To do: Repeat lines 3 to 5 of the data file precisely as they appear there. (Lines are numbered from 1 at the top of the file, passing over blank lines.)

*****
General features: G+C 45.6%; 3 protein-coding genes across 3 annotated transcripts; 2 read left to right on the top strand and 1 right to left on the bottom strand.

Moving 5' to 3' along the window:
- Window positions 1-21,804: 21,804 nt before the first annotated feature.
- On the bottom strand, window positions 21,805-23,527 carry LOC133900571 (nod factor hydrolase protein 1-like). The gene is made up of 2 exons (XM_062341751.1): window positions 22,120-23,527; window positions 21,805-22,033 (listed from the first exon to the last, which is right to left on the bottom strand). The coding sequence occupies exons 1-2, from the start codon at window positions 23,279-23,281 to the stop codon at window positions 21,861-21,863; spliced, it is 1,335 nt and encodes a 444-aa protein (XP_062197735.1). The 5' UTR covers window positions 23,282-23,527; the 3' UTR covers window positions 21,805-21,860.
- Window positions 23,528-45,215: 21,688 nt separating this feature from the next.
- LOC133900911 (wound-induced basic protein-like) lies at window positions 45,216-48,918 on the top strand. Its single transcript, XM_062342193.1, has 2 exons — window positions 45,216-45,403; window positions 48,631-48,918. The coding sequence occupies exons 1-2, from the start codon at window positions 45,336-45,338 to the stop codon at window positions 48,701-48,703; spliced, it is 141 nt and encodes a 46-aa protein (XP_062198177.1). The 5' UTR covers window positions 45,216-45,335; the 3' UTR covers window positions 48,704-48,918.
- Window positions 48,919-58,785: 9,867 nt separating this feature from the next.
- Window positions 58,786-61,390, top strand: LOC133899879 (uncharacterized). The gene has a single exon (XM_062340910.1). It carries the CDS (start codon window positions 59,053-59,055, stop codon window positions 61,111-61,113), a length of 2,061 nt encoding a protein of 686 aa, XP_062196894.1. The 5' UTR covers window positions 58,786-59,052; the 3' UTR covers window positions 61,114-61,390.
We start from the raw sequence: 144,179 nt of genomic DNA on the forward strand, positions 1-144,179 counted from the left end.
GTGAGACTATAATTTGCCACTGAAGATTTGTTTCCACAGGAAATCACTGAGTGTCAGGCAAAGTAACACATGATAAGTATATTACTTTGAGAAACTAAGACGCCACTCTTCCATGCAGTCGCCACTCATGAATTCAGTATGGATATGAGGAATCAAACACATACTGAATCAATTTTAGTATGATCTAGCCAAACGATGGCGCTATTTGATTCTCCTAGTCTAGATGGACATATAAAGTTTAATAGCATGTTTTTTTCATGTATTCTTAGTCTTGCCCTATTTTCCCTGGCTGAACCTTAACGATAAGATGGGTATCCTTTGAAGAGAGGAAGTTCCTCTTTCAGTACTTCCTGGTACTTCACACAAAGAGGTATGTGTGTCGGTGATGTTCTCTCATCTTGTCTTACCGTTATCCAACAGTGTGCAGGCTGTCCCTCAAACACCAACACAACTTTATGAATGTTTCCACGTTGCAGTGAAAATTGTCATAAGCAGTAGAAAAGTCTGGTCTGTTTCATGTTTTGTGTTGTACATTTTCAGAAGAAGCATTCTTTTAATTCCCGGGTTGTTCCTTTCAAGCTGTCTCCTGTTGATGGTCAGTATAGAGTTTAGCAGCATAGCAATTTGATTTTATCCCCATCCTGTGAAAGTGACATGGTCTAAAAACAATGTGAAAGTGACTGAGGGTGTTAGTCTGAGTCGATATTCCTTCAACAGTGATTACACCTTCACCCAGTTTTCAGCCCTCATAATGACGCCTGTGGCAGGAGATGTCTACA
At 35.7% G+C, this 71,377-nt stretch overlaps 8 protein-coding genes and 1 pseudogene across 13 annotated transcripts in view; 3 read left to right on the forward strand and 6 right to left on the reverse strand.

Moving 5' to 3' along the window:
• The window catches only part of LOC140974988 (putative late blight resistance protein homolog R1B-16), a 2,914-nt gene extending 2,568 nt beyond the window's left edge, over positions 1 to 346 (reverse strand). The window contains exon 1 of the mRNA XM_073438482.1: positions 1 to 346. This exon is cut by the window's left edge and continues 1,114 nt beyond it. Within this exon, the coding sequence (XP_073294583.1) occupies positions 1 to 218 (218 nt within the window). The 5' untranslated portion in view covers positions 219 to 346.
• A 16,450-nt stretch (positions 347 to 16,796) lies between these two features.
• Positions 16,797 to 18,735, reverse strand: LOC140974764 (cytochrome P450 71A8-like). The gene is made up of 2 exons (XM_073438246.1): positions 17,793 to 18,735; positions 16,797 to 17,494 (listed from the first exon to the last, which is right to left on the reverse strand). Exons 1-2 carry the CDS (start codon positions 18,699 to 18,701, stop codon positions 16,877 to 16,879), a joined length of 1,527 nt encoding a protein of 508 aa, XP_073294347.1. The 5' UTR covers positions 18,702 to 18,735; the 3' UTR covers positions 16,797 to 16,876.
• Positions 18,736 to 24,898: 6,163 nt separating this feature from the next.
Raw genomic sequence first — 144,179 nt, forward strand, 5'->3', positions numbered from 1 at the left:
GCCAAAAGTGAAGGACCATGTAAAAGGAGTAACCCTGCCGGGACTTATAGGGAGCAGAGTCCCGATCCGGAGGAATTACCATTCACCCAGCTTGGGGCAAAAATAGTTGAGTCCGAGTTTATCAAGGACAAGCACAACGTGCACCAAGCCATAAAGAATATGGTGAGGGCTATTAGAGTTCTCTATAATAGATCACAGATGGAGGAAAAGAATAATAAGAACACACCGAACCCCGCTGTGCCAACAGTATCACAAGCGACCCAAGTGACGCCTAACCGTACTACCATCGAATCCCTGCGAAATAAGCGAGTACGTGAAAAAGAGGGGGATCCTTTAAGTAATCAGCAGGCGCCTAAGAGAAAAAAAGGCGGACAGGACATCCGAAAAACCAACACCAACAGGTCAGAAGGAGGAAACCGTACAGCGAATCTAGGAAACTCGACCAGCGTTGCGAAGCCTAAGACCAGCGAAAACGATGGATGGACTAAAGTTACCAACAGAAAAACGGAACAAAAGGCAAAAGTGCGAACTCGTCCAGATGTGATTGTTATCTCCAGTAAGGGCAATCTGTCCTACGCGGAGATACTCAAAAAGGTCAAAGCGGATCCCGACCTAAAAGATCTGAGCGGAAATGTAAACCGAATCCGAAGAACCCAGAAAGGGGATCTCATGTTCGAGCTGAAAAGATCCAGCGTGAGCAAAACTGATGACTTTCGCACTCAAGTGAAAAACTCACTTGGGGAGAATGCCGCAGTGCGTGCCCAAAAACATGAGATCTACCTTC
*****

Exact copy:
- Window positions 1-21,804: 21,804 nt before the first annotated feature.
- On the bottom strand, window positions 21,805-23,527 carry LOC133900571 (nod factor hydrolase protein 1-like). The gene is made up of 2 exons (XM_062341751.1): window positions 22,120-23,527; window positions 21,805-22,033 (listed from the first exon to the last, which is right to left on the bottom strand). The coding sequence occupies exons 1-2, from the start codon at window positions 23,279-23,281 to the stop codon at window positions 21,861-21,863; spliced, it is 1,335 nt and encodes a 444-aa protein (XP_062197735.1). The 5' UTR covers window positions 23,282-23,527; the 3' UTR covers window positions 21,805-21,860.
- Window positions 23,528-45,215: 21,688 nt separating this feature from the next.